By: Onomo Ogbe
The Ontario government earlier this year removed rent control for new units while maintaining rent control for current tenants as part of a new housing supply action plan. In the past few years, many countries and jurisdictions (e.g. the United Kingdom, Germany, and four states in the United States of America) have enacted stringent policies on land use and building regulations. Policies like this make it harder to build additional housing units in many places, including Canada. The demand for housing is rising and so is the price because of the low supply of homes. Limiting the ability of landlords to charge market rent, leads to a withdraw of units from the market and conversions to higher valued units, like condominiums, which are not subject to rent controls.
Evidence from San Francisco The American Economic Review, led by Rebecca Diamond, wrote a report showing how rent control impacts tenants, landlords and the economy. Introducing rent controls caused:
· Reduced renter mobility by 20 percent while affected landlords reduced their rental housing supply by 15% and
· Landlords to shift resources to other real estate exempt from rent control.
Instead of addressing problems for tenants, rent controls combined with rising demand made the rental situation worse.
Payback of Ford’s new policy on rent control
Rent controls are motivated by the desire to assist the less privileged in what is believed to be a defective competitive market. However, they often make the situation worse. By eradicating rent control on new units, the Progressive Conservative government hopes to increase unit supply by incentivizing investors and encouraging developers to build.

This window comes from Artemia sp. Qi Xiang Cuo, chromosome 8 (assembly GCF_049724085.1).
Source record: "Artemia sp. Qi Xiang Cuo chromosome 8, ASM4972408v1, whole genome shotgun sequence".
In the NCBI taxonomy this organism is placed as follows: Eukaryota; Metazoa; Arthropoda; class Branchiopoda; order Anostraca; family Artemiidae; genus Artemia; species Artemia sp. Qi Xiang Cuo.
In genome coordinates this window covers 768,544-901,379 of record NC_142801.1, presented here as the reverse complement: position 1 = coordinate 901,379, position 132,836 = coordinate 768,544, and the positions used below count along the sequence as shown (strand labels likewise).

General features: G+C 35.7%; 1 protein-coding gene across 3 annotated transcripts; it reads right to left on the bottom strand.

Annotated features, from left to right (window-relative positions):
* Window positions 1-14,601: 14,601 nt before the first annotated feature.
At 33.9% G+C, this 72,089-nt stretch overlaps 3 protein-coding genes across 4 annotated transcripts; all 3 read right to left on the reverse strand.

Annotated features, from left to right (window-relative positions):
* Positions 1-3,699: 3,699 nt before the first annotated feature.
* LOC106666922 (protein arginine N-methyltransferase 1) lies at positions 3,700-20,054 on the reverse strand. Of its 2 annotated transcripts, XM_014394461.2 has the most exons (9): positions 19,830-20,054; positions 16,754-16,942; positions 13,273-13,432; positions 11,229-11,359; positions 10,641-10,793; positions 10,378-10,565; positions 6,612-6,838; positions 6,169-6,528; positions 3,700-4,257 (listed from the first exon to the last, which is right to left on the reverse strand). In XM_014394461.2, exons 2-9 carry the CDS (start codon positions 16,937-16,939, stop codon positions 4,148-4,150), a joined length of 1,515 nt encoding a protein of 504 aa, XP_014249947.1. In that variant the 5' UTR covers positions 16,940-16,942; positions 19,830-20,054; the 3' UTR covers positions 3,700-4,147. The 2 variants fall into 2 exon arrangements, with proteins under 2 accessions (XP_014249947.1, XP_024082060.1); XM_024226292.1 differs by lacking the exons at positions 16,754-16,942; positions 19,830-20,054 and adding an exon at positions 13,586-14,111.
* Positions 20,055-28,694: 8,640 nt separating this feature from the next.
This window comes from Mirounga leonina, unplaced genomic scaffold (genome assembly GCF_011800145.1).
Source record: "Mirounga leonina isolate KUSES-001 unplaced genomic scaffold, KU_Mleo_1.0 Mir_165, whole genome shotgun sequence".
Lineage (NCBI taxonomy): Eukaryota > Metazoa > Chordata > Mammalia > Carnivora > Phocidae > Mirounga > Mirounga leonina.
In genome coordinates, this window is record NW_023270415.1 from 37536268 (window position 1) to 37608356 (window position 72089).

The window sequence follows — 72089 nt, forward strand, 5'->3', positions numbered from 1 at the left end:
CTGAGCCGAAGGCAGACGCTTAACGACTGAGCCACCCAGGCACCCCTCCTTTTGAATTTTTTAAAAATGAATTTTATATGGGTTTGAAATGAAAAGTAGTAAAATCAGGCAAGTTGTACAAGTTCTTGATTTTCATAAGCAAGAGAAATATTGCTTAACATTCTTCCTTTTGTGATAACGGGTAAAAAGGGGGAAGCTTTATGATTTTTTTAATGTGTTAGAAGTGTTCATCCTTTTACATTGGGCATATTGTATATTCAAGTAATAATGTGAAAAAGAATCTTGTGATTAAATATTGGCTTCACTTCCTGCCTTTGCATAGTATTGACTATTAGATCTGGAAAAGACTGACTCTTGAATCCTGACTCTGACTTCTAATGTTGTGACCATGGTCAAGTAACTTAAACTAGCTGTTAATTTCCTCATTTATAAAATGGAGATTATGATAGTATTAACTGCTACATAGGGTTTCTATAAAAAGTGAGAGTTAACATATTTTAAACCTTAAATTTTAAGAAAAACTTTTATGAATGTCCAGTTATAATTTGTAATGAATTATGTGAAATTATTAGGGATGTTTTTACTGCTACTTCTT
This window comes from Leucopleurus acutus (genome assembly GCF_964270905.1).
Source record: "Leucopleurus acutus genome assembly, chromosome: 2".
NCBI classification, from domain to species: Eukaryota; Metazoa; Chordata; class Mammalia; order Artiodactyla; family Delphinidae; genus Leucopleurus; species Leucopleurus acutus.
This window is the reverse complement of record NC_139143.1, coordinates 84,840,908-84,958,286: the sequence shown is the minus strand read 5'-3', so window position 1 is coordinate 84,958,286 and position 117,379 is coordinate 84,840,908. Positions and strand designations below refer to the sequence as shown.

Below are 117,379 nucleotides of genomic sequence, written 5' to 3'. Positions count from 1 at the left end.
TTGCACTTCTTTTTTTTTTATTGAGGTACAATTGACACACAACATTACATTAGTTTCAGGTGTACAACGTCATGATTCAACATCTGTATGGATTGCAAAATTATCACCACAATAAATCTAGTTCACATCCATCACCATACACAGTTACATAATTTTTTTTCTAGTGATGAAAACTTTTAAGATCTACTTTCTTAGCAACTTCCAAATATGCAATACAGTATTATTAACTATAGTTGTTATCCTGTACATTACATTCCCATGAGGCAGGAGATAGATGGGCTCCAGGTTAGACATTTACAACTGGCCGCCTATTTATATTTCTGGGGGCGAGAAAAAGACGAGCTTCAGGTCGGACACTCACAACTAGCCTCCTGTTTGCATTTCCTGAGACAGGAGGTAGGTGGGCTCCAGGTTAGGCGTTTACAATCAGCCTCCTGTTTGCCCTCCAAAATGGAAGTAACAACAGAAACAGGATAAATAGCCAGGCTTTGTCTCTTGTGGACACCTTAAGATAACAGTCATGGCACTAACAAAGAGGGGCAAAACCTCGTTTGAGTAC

Removal of rent control policies in Toronto is already having an impact. The recent rise in purpose-built rental housing entering the Toronto market demonstrates the flaws in the previous government’s rent control policies. High rental costs and housing scarcities are best fixed by building more homes, not by creating policies that restrict supply.
Existing tenants do benefit from rent controls, through lowering housing costs, but at the expense of the Landlords, society as a whole, new tenants, and those who wish to move. Rent controls allow tenants to stay at their current home virtually indefinitely without facing market increases in the house rent. In theory, this prevents Landlords from setting rents too high.
Why rent control policy is not the solution
Yet, rent control increases the quantity demanded for rent, while also decreasing the quantity supplied. In other words, it creates a shortage. Landlords also lose any incentive to improve their rental properties. Low-income individuals who are “lucky” enough to have a rent-controlled apartment are in effect sentencing themselves to a life of deteriorating amenities. Developers, as a result, have more reason to favour condominium development, due to higher possible returns, thus making it more difficult for tenants to move from their deteriorating units, as the supply is not available.
What will benefit renters?
Relaxing of rent controls would benefit renters. However, the existence of rent controls has so distorted the market that more actions are also required. Tax incentives to developers to build new rental apartments will help to increase the supply of rental units and make renting more affordable.
Tightening rent control or adopting new control will not make things better except for people renting in the short term. According to Mayor John Tory, affordable housing initiatives should precede any rent control changes. He said, “The housing affordability issue in Toronto is too serious to consider relaxing rent controls before increasing supply”. Yet, if we truly wish to improve conditions for renters, government needs to ease the restrictions on housing supply, so more homes get built.